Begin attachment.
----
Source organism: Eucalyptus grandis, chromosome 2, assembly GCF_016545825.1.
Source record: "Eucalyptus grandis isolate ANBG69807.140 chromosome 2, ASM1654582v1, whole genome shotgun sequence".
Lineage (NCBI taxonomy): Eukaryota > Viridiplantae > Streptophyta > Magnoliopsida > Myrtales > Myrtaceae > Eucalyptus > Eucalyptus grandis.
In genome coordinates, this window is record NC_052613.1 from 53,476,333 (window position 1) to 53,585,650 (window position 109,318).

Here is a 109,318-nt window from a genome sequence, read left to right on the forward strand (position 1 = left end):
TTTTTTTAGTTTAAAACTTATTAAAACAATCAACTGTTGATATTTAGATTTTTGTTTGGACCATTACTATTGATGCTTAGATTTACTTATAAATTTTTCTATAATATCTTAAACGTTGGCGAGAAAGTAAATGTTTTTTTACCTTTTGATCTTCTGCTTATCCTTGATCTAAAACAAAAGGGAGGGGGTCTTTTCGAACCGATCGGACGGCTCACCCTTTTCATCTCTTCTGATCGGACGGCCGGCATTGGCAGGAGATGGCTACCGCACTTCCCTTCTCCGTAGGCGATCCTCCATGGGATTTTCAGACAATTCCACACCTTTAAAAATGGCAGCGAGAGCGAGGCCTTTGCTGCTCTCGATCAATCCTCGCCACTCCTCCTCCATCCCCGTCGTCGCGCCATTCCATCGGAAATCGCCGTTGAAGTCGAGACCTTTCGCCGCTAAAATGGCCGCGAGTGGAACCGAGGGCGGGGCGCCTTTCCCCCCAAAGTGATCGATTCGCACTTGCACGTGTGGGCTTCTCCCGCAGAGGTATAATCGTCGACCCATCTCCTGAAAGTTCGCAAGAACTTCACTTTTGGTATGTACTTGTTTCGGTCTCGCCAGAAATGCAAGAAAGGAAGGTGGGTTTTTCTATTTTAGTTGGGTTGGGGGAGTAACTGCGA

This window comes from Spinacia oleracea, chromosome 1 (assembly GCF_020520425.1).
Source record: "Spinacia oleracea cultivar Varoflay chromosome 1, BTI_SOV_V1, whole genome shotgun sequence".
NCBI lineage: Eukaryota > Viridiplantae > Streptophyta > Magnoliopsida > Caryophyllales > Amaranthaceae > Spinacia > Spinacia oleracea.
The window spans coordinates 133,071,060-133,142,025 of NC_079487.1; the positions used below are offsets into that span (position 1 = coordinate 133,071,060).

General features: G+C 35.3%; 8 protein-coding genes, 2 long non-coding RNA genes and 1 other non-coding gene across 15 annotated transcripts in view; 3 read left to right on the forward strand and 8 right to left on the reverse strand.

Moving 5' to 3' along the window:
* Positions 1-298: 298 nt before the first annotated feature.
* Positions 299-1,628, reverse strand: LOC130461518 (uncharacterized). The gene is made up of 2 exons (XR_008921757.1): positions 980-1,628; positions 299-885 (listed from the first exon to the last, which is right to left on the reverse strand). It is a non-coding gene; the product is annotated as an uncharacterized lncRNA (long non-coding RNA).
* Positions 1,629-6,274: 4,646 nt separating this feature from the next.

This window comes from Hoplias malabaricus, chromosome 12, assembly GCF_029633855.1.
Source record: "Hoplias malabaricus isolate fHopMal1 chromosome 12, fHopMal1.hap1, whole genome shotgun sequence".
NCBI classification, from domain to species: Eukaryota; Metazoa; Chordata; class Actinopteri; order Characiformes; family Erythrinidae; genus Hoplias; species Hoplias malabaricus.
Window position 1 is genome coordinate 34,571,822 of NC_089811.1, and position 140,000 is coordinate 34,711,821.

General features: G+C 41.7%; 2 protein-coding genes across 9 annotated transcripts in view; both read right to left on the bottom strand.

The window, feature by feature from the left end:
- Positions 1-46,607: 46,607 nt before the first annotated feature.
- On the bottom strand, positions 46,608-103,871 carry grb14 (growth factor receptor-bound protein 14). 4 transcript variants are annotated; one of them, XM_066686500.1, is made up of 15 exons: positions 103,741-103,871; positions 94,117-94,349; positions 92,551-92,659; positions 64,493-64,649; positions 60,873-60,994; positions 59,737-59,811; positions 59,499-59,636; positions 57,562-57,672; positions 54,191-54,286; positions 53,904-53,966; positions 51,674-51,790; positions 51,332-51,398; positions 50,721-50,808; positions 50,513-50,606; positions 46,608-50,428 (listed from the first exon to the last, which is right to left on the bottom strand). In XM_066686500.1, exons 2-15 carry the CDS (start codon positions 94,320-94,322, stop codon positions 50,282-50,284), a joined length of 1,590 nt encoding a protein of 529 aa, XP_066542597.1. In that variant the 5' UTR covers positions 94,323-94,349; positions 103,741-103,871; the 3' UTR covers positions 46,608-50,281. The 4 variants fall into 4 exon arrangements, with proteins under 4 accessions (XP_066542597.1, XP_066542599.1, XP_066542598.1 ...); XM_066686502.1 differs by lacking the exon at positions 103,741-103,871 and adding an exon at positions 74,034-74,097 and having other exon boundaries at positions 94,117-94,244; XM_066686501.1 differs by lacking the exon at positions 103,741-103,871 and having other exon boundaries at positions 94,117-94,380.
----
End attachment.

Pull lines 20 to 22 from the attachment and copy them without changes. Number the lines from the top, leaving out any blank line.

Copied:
General features: G+C 41.7%; 2 protein-coding genes across 9 annotated transcripts in view; both read right to left on the bottom strand.

The window, feature by feature from the left end:
- Positions 1-46,607: 46,607 nt before the first annotated feature.